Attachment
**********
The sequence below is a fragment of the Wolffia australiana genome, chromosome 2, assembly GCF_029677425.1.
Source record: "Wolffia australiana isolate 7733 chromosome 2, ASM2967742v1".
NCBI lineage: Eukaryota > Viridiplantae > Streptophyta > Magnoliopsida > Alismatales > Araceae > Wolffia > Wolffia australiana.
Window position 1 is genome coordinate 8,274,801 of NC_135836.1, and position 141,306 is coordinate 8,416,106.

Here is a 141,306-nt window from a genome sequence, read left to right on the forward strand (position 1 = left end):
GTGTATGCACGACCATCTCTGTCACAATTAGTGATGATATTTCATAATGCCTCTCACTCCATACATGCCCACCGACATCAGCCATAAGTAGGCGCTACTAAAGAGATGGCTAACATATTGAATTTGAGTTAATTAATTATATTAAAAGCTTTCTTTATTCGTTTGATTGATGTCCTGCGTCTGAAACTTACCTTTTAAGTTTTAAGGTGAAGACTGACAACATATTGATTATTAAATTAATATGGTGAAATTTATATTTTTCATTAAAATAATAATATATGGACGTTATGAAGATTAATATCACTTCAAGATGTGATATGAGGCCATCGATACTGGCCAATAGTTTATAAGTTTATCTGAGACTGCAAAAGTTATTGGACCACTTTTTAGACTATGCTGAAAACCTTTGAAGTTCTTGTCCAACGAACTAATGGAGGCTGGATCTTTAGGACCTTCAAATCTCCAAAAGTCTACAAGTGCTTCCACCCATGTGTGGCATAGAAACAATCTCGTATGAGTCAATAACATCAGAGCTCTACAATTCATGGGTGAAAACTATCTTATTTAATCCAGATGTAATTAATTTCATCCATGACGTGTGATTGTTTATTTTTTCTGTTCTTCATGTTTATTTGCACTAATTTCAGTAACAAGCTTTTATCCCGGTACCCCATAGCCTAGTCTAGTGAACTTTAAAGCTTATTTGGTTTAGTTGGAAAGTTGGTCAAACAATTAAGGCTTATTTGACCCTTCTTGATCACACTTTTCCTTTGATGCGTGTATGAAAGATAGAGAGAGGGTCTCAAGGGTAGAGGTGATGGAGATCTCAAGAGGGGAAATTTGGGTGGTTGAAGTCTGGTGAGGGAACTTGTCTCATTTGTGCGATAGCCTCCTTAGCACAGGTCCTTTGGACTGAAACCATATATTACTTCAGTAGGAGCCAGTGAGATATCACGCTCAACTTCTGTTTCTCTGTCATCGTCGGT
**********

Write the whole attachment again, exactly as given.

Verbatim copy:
The sequence below is a fragment of the Wolffia australiana genome, chromosome 2, assembly GCF_029677425.1.
Source record: "Wolffia australiana isolate 7733 chromosome 2, ASM2967742v1".
NCBI lineage: Eukaryota > Viridiplantae > Streptophyta > Magnoliopsida > Alismatales > Araceae > Wolffia > Wolffia australiana.
Window position 1 is genome coordinate 8,274,801 of NC_135836.1, and position 141,306 is coordinate 8,416,106.

Here is a 141,306-nt window from a genome sequence, read left to right on the forward strand (position 1 = left end):
GTGTATGCACGACCATCTCTGTCACAATTAGTGATGATATTTCATAATGCCTCTCACTCCATACATGCCCACCGACATCAGCCATAAGTAGGCGCTACTAAAGAGATGGCTAACATATTGAATTTGAGTTAATTAATTATATTAAAAGCTTTCTTTATTCGTTTGATTGATGTCCTGCGTCTGAAACTTACCTTTTAAGTTTTAAGGTGAAGACTGACAACATATTGATTATTAAATTAATATGGTGAAATTTATATTTTTCATTAAAATAATAATATATGGACGTTATGAAGATTAATATCACTTCAAGATGTGATATGAGGCCATCGATACTGGCCAATAGTTTATAAGTTTATCTGAGACTGCAAAAGTTATTGGACCACTTTTTAGACTATGCTGAAAACCTTTGAAGTTCTTGTCCAACGAACTAATGGAGGCTGGATCTTTAGGACCTTCAAATCTCCAAAAGTCTACAAGTGCTTCCACCCATGTGTGGCATAGAAACAATCTCGTATGAGTCAATAACATCAGAGCTCTACAATTCATGGGTGAAAACTATCTTATTTAATCCAGATGTAATTAATTTCATCCATGACGTGTGATTGTTTATTTTTTCTGTTCTTCATGTTTATTTGCACTAATTTCAGTAACAAGCTTTTATCCCGGTACCCCATAGCCTAGTCTAGTGAACTTTAAAGCTTATTTGGTTTAGTTGGAAAGTTGGTCAAACAATTAAGGCTTATTTGACCCTTCTTGATCACACTTTTCCTTTGATGCGTGTATGAAAGATAGAGAGAGGGTCTCAAGGGTAGAGGTGATGGAGATCTCAAGAGGGGAAATTTGGGTGGTTGAAGTCTGGTGAGGGAACTTGTCTCATTTGTGCGATAGCCTCCTTAGCACAGGTCCTTTGGACTGAAACCATATATTACTTCAGTAGGAGCCAGTGAGATATCACGCTCAACTTCTGTTTCTCTGTCATCGTCGGT